Saturday, August 10, 2013

Moving on...and moving in!

Wow. It's been nearly two years since I've posted here. A lot has changed in that time! I graduated with a degree in Engineering Chemistry back in June 2012. Moved home and reveled in not paying rent. My rent was being a good house-daughter by running errands, cooking, and doing laundry.

Then I was like, "Oh right, let's do something with my life." So I started volunteering at the hospital, since no paying jobs were to be found. I called ladies due for their mammograms and learned a lot of patience. I also spoke to patients about their overall experience at the doctor's office in order to kick off a study. And then serendipity struck!

A lady from my church who is a dear family friend ended up volunteering with me at our free food pantry for the local community. We started chatting and she offered me a job! I ended up spending the next seven months with the pain management practice she worked at. My job was ostensibly to initiate their new electronic medical record system. I was the main interface with the company representative and assisted the staff and doctors with the transition. But I sort of turned into a Jill-of-all-trades. Computer not working? I've got this. Schedule patients for office appointments or surgical procedures? I'm a pro. Website maintenance? Check. Pretty much everything one could do without any licensure (ie MD or RN) I ended up doing.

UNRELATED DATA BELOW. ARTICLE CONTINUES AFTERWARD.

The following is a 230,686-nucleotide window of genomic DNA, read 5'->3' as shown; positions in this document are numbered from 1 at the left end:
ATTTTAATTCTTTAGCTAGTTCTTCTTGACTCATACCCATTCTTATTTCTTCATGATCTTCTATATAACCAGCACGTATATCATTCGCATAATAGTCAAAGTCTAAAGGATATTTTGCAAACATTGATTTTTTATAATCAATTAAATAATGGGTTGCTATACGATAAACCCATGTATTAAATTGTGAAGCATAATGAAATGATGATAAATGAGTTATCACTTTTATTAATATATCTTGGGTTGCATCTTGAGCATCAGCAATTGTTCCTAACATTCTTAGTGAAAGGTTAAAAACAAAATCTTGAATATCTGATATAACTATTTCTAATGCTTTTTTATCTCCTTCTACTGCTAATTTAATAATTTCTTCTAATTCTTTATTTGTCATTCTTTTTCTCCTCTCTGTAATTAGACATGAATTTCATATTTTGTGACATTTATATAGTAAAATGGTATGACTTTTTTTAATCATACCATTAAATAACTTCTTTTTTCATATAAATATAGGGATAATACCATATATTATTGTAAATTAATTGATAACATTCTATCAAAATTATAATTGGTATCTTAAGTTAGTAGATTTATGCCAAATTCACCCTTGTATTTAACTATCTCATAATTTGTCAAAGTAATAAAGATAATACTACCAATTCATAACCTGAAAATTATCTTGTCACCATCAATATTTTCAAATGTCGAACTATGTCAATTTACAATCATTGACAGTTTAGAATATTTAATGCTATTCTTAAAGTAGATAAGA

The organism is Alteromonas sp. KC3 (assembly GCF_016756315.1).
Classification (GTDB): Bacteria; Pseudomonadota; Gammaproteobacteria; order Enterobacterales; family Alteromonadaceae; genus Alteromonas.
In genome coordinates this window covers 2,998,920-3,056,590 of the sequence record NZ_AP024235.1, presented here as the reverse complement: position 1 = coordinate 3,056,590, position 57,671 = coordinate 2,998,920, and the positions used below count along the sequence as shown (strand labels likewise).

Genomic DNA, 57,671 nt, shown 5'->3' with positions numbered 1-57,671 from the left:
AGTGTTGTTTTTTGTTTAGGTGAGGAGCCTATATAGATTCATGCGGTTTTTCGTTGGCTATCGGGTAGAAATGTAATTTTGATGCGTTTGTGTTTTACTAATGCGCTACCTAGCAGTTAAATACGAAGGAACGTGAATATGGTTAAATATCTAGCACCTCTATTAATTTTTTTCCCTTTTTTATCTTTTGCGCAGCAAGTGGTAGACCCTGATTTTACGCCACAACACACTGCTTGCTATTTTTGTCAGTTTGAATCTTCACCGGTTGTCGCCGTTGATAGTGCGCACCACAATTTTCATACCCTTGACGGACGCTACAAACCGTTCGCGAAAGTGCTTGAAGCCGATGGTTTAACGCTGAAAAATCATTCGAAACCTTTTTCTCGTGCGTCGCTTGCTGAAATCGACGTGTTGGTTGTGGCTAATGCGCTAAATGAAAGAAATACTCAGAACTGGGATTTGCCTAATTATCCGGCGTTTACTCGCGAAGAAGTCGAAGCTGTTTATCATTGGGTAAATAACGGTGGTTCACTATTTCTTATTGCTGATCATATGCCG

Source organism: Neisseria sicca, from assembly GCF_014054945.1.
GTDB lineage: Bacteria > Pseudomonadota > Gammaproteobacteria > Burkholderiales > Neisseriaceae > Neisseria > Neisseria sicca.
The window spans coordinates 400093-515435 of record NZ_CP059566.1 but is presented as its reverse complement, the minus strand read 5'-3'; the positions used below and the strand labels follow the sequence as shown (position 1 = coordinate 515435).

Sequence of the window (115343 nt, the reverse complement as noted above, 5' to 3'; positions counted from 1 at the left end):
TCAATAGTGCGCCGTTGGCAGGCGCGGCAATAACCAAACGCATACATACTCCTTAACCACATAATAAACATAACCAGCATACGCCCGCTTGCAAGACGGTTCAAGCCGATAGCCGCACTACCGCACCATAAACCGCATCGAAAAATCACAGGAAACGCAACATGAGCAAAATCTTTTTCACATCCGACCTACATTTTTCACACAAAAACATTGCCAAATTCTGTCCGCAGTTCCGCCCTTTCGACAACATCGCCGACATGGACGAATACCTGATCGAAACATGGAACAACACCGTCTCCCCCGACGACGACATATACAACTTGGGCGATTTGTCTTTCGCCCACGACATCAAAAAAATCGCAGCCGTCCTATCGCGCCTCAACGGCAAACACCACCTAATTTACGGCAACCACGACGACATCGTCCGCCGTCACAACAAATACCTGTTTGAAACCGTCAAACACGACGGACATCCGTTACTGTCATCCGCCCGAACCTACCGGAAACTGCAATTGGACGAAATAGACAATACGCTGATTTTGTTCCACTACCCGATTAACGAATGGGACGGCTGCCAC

While being paid rocked, I still wanted to go for the ultimate goal of having "Doctor" be my title. So I applied unsuccessfully for med school. Got wait-listed, which sucks. But since I still wanted to be in school for the 2013-14 school year, I applied to a bunch of post-baccalaureate and masters programs. To my joy, I was accepted to UMDNJ (now merged with Rutgers) in Newark, NJ and am now a candidate for a Masters of Biomedical Sciences. Hopefully I can bang this out in one year and be on my way to med school next August!

Which brings me to the meat and potatoes of this post. Now that the catch up is done, I can rant about the moving process. I finally finished moving in, with the addition of a chest of drawers with all my clothes and my crochet hobby (that's a whole blogpost in and of itself waiting to happen) delivered by my family. In my joy, I posted this fact to Facebook and my dear former housemate Katerina ( suggested that I blog about this experience! You should go visit her at her Tumblr.

I was lucky enough to score a room in a townhome just around the corner from campus. I made the journey to visit it back in June and was excited by the relatively cheap rent for the proximity to campus. Plus it was $500 less than living in the dorms. Signed the lease and bought the furniture in my room from the previous tenant and then headed home to work and relax until the last minute.

Fast forward to August 1st. I ended up putting the internet/TV/cable in my name and had to come and meet the technician. I get inside and meet one of the girls leaving the house and see that there is some plaster on the floor. From the ceiling. Looking up, I saw a huge patch job that had begun to crack. Apparently that started 5 minutes to me entering the house. No big deal, the girl was contacting the landlord to get that and a leak in the kitchen fixed.